Highs and Lows

Photo by Nancy Gallardo / Unsplash

If you Google the number 420, you can find all sorts of references to this unofficial holiday for cannabis culture. tells us this began in the 1970s with a group of five teenagers who used to hang out by a wall near their high school in San Rafael, California. They were nicknamed the “Waldos.” In the fall of 1971, they got their hands on a “treasure map” that was supposedly going to lead them to an unattended pot plant in the Point Reyes area. The Waldos (all athletes) agreed to meet at least once a week at 4:20 p.m. (after practice) to crowd into a car, smoke some weed and search for the free bud. According to one of the original members, they’d see each other in the hallway at school and say “4:20-Louis” as a reminder to meet at the Louis Pasteur statue on campus. Eventually the “Louis” was dropped and the term 420 was coined. According to the article, the Waldos had connections to the Grateful Dead that no doubt helped this phrase spread internationally.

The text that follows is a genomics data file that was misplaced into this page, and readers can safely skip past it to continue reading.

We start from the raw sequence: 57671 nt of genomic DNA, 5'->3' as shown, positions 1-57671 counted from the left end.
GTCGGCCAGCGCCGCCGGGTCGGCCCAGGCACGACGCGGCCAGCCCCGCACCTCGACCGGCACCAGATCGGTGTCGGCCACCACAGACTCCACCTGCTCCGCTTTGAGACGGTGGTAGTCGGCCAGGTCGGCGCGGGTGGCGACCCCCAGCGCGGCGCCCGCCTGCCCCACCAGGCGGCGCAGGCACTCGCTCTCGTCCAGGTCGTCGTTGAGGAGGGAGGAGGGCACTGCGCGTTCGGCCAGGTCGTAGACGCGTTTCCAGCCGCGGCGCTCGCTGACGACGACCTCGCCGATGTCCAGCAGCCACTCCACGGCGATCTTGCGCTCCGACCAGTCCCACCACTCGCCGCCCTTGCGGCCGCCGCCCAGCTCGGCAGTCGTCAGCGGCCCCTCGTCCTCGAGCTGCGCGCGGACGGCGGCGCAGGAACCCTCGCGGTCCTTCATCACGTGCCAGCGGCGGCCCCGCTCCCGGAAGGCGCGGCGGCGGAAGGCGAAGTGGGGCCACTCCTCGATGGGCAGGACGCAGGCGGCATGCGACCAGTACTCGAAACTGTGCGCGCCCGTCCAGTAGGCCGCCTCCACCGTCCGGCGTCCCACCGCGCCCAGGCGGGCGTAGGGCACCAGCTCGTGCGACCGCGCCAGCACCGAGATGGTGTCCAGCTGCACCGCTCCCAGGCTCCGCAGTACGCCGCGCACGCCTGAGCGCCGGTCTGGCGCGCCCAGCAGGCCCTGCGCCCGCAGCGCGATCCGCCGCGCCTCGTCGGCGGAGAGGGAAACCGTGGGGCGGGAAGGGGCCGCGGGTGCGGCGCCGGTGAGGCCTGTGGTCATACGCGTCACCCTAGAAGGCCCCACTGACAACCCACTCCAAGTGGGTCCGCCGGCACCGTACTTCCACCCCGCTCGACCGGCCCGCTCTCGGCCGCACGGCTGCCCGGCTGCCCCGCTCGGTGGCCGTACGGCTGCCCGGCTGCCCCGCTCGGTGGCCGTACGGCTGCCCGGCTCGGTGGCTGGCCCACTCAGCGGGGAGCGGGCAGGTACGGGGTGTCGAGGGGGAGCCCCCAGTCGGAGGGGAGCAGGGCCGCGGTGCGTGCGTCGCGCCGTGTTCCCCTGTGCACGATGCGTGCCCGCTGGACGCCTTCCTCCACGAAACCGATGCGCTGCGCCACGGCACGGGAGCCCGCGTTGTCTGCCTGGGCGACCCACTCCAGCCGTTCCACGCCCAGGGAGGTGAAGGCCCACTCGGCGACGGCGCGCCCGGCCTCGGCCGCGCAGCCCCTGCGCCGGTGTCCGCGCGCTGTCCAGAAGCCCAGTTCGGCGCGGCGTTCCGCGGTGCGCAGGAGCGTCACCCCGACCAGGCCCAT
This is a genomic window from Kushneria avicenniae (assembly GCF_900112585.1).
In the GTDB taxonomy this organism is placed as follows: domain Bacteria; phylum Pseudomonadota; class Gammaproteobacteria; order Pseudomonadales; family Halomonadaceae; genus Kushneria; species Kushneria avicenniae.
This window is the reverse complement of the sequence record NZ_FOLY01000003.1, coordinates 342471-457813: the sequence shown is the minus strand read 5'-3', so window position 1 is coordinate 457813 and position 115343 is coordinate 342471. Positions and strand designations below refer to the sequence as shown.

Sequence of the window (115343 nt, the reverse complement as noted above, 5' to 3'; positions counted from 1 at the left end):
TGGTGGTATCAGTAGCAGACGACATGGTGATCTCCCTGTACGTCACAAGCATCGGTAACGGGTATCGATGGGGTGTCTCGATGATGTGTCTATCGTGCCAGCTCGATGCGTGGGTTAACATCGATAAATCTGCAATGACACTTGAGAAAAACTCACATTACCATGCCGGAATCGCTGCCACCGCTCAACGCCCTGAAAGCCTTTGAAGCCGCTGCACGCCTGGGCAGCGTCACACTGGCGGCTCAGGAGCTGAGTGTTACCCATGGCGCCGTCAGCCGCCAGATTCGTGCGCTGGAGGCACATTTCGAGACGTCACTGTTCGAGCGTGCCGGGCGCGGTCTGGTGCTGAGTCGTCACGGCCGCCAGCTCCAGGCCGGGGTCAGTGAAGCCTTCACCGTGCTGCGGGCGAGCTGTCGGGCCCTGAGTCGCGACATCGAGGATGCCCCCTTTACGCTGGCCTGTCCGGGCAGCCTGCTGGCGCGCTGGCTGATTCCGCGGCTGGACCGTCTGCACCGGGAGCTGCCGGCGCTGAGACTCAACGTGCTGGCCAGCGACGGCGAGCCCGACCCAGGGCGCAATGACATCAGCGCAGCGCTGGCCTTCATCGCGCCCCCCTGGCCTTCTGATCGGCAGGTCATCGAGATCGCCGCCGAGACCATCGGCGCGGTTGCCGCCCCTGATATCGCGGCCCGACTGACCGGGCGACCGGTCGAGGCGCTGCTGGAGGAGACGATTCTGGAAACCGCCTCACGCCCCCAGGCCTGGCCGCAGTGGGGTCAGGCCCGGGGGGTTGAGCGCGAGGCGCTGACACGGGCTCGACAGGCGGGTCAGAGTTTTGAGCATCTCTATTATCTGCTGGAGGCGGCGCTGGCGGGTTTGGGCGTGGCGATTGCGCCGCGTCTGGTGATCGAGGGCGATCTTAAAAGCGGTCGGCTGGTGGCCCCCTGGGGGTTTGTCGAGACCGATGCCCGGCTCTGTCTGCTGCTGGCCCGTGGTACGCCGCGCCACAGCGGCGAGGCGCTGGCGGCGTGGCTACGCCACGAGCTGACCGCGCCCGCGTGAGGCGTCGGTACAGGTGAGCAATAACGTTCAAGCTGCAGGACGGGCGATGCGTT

At around the same time, I had a friend in high school who would occasionally smoke a joint. She always offered to share but the smell of the smoke gave me a pounding headache. I imagined it would only be worse if I inhaled it directly.

My first hint that 420 was significant in some way came years later when I purchased a used car. When I received new license plates in the mail, two of my sons who were in their early teens at the time, thought it was cool that the plate number contained 420.

My novel, Taking Root, is set during the years following passage of Proposition 215 in California (the Compassionate Use Act), which legalized use of marijuana for medicinal purposes if recommended or prescribed by a physician.

Recreational use in California has been permitted since January 1, 2018 which brings me to this past weekend.

Several family members were gathered in my father’s backyard to celebrate his 91st birthday on Sunday afternoon. The weather was perfect. Two of his great-grandchildren were there. Three times, the pungent smell of marijuana smoke drifted over the fence from the neighbor’s yard. Though it no longer gives me a headache, I found myself irritated by the careless, inconsiderate exposure to children.

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